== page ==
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  • The Open Door: Early Modern Wajorese Statecraft and Diaspora by Kathryn Anderson Wellen
  • Lance Nolde
The Open Door: Early Modern Wajorese Statecraft and Diaspora. By kathryn anderson wellen. De Kalb: Northern Illinois University Press, 2014. 220 pp. $35.00 (paper).

Joseph Conrad, in his 1920 novel The Rescue, wrote of the frequent travels and commercial acumen of the Wajorese people. The Wajorese, part of the larger Bugis ethnic group of Sulawesi, Indonesia, were well known in Conrad’s time as itinerant traders who established a successful network of merchant and migrant communities across maritime South-east Asia. Thus, according to Conrad, it was “a common saying amongst the Malay race that to be a successful traveler and trader a man must have some Wajo blood in his veins.”17 In The Open Door: Early Modern Wajorese Statecraft and Diaspora, Kathryn Anderson Wellen, a researcher at the Royal Institute of Southeast Asian and Caribbean Studies (KITLV) in Leiden, The Netherlands, takes as her subject the Wajorese diaspora in the seventeenth and eighteenth centuries and explores various facets of Wajorese migration, commerce, kinship, identity, and sociopolitical organization in rich detail. The result of Wellen’s work is a welcome contribution to our understanding of the history of this important Indonesian community and to the broader study of diaspora in world historical context.

Despite their relative notoriety, little has been written on the history of the Wajorese people. The difficulty of primary sources, both the indigenous manuscripts written in the Bugis language and script, known as lontaraq, and the records of the Dutch East India Company (VOC), has limited the historical study of the Wajorese and South Sulawesi’s other major ethnic communities, namely the Bugis and Makassarese peoples, [End Page 183] to a small group of scholars with the necessary language facility. Most of those studies, furthermore, are narrow in scope and directed primarily at specialists of Indonesian and Southeast Asian history. Utilizing a combination of European archival records and lontaraq manuscripts, both published and unpublished, and making judicious use of the excellent work of Dutch and Indonesian scholars, as well as more recent ethnographic research, Wellen reconstructs an important period of the Wajorese past and brings their fascinating history into conversation with nonspecialists interested in the study of diasporic communities.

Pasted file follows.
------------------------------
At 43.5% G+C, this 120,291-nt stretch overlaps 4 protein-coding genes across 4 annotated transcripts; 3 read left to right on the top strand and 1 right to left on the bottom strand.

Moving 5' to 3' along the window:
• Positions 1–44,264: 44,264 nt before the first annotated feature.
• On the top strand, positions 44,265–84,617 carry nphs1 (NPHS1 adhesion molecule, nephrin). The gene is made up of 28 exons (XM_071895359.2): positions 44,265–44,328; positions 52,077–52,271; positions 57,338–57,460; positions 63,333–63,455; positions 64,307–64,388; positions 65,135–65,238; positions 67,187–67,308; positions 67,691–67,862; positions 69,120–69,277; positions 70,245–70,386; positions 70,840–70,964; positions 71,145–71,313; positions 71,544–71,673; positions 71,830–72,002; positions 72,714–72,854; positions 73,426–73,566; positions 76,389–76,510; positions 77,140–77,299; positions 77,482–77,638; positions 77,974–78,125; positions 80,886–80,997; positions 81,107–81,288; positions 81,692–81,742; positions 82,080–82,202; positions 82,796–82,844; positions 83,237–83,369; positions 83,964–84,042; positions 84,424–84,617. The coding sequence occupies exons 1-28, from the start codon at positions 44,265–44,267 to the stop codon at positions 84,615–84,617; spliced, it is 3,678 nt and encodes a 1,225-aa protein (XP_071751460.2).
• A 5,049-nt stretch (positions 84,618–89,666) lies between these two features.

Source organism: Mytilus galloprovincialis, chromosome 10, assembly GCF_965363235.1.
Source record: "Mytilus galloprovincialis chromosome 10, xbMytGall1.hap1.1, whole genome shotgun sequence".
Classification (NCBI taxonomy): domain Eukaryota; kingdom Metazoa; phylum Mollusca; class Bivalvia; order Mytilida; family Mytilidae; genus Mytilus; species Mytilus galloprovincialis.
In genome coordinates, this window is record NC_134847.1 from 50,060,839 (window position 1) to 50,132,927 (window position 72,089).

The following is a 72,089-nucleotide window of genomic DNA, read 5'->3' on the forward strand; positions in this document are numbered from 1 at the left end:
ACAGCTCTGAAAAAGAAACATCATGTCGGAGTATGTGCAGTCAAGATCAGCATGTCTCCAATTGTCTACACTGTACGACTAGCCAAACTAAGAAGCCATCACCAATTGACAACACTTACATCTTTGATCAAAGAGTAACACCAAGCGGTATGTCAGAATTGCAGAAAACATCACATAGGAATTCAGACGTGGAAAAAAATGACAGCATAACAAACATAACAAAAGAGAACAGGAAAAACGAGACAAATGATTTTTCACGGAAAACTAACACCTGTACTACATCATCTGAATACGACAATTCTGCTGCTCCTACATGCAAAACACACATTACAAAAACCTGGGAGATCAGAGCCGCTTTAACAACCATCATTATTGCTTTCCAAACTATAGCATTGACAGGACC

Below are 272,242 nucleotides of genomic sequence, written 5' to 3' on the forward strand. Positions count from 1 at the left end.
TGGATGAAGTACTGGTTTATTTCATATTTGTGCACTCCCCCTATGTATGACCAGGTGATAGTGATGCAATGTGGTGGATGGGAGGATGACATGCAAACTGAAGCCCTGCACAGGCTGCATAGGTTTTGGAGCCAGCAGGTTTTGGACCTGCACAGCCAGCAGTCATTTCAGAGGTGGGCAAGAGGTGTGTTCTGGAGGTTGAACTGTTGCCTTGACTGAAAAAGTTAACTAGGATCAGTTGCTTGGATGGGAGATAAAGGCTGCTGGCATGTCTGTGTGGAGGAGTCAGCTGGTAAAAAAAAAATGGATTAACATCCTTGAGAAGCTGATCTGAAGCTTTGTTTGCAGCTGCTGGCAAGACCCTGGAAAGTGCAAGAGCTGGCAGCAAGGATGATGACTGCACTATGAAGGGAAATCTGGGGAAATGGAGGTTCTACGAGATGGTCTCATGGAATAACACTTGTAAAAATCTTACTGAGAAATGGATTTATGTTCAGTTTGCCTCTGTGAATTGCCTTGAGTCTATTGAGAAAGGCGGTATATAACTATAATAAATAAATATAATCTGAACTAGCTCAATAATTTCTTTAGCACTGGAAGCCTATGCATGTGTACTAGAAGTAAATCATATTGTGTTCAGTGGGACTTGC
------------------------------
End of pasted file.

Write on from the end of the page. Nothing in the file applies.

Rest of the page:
The Open Door is structured with this broad readership in mind. The core chapters are organized thematically so that readers with specific interests in political organization (chap. 3), commerce (chap. 4), family relations (chap. 5), or identity and ethnicization (chap. 6) in diasporic contexts can easily find material that is useful for comparative study. These chapters are bookended by an introduction that situates the study in the larger conversation of diaspora and state formation in Southeast Asian and world history, a brief historical overview of Wajorese migration (chap. 2), a chapter covering the historical journey of the Wajorese leader La Madukelleng (chap. 7), who exemplifies the strong links between diaspora and homeland, and a succinct conclusion that places the Wajorese diaspora in comparative perspective.

At the heart of the book is Wellen’s argument that many of the socio-political processes influencing Wajorese lives in the homeland functioned similarly in diaspora, and thus the Wajorese diaspora serves as a unique and interesting case study in which “the division between state and diaspora is blurred” (p. 14). Indeed, the right of Wajorese people to freely come and go to and from their homeland is enshrined in Wajorese oral and written traditions, which use the common metaphor of the open door: “The door of Wajoq shall be open when they enter; the door of Wajoq shall be open when they leave” (p. 4). As Wellen demonstrates in each chapter, this encouragement of overseas migration and commerce by Wajorese leaders in the homeland combined with a number of long-standing cultural attributes to create a synergistic relationship between diaspora and homeland, a situation quite unlike other early modern diasporas such as the Armenians or Jews.

This unique synergy is most apparent in chapter 7, which examines the attempt by the exiled Wajorese leader La Maddukelleng to unite the people of South Sulawesi and expel the Dutch from their stronghold in Makassar, which...


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pp. 183-185
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